Why should I care about SEO?
The Importance of SEO for every Business
While most business owners have at least heard about SEO, a lot of them think that you only need it if you want to improve your position in search results and that this is the main benefit you can hope for. It is our goal to illustrate how search engine optimisation stretches far beyond just rankings, and why every business aiming to have an online presence absolutely needs it. Naturally, we cannot do this without first discussing that most coveted of SEO prizes, improved search positions.
This collection of various search related studies compiled by Smart Insights demonstrates the importance of your SERP position, showing not only that when it comes to desktop search, organic is responsible for a whopping 95% of all traffic, as opposed to paid search’s 5%; but also how significant an impact your exact position can have on your click-through rates. For instance, when it comes to non-branded e-commerce related searches, the first result is likely to be clicked on by 48.36% of people coming to the page, while the second and third will only be interesting to 9.37% and 4.18% of visitors, respectively.
This huge drop-off shows how much authority and trust comes with a good SERP position, but it also reminds us of how used to instant gratification people have become, because of all the businesses vying for their attention. In other words, if they can’t find what they need at the first link they click, they might give up their train of thought entirely, not even giving other results a glance. This is why rankings, as important as they are, are not enough to bring in and retain customers, and why SEO is as much about keeping you number one as it is about getting you there.
Search engine algorithms were designed to assess how well a visitor’s needs would be served by a website, so it’s not the least bit surprising that most of the actions taken to help people find your site are the same ones that will get them to stick around once they’ve found it. This is also why manipulating search engines into ranking you above your competitors won’t do you any good. In some cases, it could even be argued that being found and then dismissed can be worse than not being found in the first place.
While these numbers are not exact, or necessarily consistent across different industries and audiences, a study by Kissmetrics has determined that 47% of visitors expect a page to load within 2 seconds, and that abandonment rates drastically increase every second after that, with 40% actually leaving the page if it isn’t done loading in 3 seconds. Just imagine what happens if your site looks horrible on a phone, isn’t functioning properly, or generally, seems unreliable.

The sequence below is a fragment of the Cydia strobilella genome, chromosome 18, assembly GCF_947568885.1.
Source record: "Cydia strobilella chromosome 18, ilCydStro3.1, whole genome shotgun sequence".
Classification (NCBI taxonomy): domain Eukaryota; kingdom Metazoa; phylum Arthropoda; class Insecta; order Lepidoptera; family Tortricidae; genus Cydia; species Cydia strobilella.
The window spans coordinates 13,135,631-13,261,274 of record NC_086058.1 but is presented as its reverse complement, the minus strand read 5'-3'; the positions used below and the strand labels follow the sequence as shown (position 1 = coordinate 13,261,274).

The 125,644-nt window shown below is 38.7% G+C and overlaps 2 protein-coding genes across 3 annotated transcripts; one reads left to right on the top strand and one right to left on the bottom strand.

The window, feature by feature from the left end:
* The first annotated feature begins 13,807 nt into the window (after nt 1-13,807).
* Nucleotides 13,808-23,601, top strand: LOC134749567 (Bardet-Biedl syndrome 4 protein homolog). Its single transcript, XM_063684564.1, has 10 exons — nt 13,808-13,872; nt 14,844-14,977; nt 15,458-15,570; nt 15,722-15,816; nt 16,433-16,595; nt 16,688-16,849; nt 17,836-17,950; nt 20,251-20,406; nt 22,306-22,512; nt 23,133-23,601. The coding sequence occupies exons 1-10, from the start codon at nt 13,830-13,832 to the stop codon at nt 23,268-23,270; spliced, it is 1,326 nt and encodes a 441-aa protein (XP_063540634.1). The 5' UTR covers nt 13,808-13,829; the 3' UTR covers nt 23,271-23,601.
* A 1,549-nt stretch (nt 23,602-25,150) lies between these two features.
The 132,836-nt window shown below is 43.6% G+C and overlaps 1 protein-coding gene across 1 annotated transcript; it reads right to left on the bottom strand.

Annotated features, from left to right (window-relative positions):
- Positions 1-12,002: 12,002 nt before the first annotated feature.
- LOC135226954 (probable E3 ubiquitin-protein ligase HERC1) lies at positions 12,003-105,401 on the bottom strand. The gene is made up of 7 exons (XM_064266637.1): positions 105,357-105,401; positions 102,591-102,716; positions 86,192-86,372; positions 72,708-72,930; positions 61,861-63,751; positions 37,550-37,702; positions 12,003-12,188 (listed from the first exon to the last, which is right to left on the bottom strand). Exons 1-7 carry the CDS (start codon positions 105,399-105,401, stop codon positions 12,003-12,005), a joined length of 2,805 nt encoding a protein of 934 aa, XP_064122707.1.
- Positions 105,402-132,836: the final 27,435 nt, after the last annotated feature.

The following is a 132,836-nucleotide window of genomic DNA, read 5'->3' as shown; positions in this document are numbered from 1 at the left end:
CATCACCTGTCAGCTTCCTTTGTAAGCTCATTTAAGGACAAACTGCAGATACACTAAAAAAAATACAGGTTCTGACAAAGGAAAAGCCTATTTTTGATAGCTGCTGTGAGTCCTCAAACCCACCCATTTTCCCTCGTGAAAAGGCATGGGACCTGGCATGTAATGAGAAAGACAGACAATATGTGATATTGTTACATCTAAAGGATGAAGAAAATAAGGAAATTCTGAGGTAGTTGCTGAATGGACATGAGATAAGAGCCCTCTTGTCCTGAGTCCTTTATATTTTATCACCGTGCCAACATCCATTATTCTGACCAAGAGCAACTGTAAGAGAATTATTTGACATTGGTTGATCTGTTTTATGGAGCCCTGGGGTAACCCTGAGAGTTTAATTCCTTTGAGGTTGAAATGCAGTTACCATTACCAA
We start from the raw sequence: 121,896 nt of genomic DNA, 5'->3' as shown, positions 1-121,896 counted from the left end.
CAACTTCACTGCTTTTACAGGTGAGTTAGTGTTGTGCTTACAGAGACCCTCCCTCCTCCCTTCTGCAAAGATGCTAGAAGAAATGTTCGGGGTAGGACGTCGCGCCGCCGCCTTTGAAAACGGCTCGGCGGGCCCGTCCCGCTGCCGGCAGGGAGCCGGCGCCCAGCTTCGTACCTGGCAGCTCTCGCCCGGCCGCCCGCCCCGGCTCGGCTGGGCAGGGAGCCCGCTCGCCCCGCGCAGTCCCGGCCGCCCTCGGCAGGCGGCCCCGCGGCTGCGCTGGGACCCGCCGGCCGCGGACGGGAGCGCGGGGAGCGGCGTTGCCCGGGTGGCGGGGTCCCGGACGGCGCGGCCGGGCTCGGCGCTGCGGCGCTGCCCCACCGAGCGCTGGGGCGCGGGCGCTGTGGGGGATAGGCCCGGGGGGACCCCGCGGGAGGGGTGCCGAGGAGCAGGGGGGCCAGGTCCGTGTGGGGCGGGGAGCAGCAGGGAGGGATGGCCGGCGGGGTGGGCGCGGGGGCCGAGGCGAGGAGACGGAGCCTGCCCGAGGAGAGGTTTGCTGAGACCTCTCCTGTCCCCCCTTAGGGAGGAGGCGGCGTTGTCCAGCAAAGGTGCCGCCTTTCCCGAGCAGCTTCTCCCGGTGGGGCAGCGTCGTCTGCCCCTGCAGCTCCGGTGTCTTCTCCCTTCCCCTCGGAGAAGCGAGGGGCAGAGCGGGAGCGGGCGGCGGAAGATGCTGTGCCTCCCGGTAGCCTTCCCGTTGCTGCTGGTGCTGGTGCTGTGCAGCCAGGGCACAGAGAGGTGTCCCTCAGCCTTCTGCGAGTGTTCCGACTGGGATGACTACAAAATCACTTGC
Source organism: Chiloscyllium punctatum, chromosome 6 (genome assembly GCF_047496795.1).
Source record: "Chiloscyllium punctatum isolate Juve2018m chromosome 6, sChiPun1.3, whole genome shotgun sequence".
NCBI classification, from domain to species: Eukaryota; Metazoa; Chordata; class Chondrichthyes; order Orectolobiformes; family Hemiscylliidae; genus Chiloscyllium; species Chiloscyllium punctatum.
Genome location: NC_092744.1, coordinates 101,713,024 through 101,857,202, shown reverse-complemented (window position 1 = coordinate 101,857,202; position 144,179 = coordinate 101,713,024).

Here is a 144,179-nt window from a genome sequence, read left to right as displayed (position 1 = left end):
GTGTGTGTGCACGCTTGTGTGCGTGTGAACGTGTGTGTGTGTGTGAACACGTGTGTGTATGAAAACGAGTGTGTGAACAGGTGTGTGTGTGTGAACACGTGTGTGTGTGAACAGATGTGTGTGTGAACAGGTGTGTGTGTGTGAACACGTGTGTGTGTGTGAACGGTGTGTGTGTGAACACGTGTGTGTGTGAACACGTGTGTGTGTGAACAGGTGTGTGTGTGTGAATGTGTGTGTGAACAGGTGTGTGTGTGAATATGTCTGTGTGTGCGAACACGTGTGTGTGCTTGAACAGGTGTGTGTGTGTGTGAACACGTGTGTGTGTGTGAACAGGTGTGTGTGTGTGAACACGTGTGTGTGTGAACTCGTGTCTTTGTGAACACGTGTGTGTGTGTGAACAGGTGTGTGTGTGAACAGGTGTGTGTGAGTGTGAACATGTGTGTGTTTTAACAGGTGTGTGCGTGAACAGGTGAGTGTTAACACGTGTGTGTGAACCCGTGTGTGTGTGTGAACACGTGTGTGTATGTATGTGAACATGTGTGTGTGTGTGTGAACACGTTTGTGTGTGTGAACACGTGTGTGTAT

While a web developer could help with some of the aspects of your site’s performance, an SEO will pay attention to UX elements that a typical developer might disregard, making your site not only easier to find, but also more enjoyable to use, easier to navigate, and better at guiding visitors to pages that you want them to find.
If you’ve gotten visitors to come to your website and have managed not to repel them with a clunky interface, now might actually be the time to offer some value. Your product or service might naturally lend itself to interesting approaches to content creation, or it might not, but it is the reason you are doing any of this and should never fade from focus.
That is to say, while content can provide form, embellishment, and elaboration to the core value you are offering, it is not there to replace it, fix it or hide the lack of it. If your basic offer is flawed and you manage to create enough engaging content around it to mask that for a while and actually gain some traction, you only stand to hurt yourself by bringing more people to the point for which you are not prepared – final conversion.
That’s why choosing a proper way to build content around what you are doing demands much more than just knowing your industry, what’s currently trending, or even what the audiences you are after are interested in. Again, there’s no point in drawing people in if you’re just going to let them down.